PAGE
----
The pulmonary veins become incorporated into the left atrium through the dorsal mesocardiac and mesenchymal guidance of the pulmonary venous plexus. The sinus venosus is responsible for the formation of the crista terminalis. Some of these physiological changes take place as the hypoxic pulmonary vasoconstriction effect on the cardiac right side won't keep the fossa ovale patent, and the left atrial pressure will cause its closure alongside the degradation of the ductus arteriosus between the pulmonary trunk and aortic arch. Therefore, it results in a full separation of the four atrioventricular chambers, forming the fetal heart and great vessels.
The great vessels supply blood within a closed system of the systemic circulation and pulmonary circulation. The arteries and veins themselves receive vascular supply from a network of microcirculatory vessels supplying the aorta. This network is known as the vasa vasorum, which can originate internally from the arterial lumen, vasa vasorum internae, or externally by networks of vessels upon the tunica adventitia, known as the vasa vasorum externae. The great vessels also have extensive microvascular networks known as the venous vasa vasorae originating from the mainly the tunica adventitia.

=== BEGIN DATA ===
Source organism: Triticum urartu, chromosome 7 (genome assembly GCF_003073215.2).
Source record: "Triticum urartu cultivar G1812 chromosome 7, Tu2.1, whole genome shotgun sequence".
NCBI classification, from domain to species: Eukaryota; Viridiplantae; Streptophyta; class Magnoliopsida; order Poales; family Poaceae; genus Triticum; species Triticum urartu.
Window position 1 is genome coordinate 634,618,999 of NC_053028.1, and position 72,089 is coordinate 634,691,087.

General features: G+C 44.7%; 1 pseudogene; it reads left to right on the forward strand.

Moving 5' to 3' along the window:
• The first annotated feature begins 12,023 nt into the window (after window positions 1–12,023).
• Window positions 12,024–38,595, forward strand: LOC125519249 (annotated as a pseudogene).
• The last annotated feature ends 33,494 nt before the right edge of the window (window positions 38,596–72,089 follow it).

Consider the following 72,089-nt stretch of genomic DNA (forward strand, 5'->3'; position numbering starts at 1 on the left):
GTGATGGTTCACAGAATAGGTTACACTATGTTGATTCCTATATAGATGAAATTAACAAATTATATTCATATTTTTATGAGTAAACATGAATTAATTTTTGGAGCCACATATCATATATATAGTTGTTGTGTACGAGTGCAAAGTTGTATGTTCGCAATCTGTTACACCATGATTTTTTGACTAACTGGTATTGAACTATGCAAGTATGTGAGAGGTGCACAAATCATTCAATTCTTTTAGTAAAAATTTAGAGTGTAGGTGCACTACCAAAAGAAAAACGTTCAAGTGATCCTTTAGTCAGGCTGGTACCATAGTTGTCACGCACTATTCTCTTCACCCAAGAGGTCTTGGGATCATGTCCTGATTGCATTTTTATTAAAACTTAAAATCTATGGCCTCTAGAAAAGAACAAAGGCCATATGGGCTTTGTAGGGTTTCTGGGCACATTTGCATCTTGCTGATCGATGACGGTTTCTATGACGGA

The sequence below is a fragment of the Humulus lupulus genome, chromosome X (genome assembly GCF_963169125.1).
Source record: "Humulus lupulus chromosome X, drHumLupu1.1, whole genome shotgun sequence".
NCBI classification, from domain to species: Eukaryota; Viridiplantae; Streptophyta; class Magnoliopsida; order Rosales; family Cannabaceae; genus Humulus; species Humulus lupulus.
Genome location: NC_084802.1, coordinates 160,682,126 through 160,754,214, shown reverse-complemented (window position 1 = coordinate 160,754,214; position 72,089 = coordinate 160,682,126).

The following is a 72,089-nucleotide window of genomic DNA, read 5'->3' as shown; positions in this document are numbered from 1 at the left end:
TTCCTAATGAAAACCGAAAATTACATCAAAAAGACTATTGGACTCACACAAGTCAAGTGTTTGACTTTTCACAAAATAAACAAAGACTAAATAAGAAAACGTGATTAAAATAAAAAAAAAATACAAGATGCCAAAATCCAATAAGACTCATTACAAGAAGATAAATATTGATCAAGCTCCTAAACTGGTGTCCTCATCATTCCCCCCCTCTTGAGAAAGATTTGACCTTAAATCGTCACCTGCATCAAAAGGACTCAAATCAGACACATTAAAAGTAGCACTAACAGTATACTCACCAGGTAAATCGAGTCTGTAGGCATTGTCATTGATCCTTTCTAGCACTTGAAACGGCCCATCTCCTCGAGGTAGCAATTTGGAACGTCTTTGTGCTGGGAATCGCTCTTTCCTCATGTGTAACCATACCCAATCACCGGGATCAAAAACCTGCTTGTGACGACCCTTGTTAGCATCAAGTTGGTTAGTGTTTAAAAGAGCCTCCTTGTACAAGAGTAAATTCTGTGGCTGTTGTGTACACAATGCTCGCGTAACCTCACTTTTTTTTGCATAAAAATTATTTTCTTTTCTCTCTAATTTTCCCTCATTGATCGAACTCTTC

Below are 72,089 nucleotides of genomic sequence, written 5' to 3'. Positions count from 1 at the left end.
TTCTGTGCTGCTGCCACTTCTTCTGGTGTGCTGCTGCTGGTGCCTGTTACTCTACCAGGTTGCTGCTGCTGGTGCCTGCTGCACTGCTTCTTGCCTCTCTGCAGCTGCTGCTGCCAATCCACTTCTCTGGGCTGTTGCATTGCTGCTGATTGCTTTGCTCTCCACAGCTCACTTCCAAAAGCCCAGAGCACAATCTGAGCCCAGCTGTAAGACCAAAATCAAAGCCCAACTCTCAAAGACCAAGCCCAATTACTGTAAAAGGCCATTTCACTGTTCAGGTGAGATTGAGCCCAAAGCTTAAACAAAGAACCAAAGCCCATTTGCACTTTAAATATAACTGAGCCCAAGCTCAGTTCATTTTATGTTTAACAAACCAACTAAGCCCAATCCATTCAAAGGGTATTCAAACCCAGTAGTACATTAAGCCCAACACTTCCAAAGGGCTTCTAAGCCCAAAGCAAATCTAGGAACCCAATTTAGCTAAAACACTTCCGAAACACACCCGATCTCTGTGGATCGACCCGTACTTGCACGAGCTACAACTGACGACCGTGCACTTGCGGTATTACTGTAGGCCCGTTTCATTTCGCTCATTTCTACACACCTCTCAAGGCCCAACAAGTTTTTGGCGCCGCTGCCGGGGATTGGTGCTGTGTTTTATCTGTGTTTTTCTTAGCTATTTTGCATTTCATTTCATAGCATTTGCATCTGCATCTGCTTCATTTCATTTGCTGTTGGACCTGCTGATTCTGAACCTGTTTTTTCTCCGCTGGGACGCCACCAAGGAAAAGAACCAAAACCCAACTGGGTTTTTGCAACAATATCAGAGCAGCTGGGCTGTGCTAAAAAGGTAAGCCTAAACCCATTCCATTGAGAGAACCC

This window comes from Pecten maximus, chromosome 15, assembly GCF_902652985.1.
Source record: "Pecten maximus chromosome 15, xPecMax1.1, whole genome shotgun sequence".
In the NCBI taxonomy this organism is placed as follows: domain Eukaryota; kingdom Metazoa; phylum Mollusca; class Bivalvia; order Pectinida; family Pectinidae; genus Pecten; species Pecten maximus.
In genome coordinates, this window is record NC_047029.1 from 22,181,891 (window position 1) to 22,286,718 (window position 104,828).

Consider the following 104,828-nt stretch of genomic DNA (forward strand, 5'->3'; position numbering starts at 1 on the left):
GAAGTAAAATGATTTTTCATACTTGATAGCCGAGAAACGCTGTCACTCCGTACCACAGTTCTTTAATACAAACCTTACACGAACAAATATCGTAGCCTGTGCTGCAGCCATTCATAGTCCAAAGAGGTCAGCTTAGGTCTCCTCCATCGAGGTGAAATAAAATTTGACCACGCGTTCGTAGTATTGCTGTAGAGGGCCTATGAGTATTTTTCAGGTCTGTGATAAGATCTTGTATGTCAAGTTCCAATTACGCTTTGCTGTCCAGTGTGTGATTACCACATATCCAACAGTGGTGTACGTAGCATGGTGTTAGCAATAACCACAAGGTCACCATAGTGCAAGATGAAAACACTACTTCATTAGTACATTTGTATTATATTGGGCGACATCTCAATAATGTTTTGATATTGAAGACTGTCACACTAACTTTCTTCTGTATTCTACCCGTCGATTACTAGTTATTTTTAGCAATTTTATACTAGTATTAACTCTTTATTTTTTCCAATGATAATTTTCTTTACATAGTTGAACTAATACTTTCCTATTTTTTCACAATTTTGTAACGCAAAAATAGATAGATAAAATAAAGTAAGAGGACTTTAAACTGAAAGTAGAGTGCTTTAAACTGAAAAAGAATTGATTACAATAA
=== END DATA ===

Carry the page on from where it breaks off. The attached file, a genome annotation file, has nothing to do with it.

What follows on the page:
The innervation of vessels derives from a network of interconnected plexuses of neuronal fibers that are called the nervi vasorum, which rest upon the tunica adventitia alongside the vasa vasorum externae. The primary innervation of the great vessels is the sympathetic chain, which utilizes adrenergic receptors to modulate vasoconstriction. The parasympathetic system also has a partial stimulatory effect on endothelial cells, which antagonize the adrenergic receptors and result in vasodilation. Within the aortic arch, baro/chemoreceptor plexuses are derived from the vagus nerve and connect to the vasomotor nuclei located in the medulla oblongata, which helps to regulate response to changes in oxygen concentration and blood pressure. Veins are not strongly affected by sympathetic and parasympathetic systems due to the lack of muscle within the tunica media. This lack of vasoconstriction within the venous system leads to an increased venous return via the great vessels to the right atrium.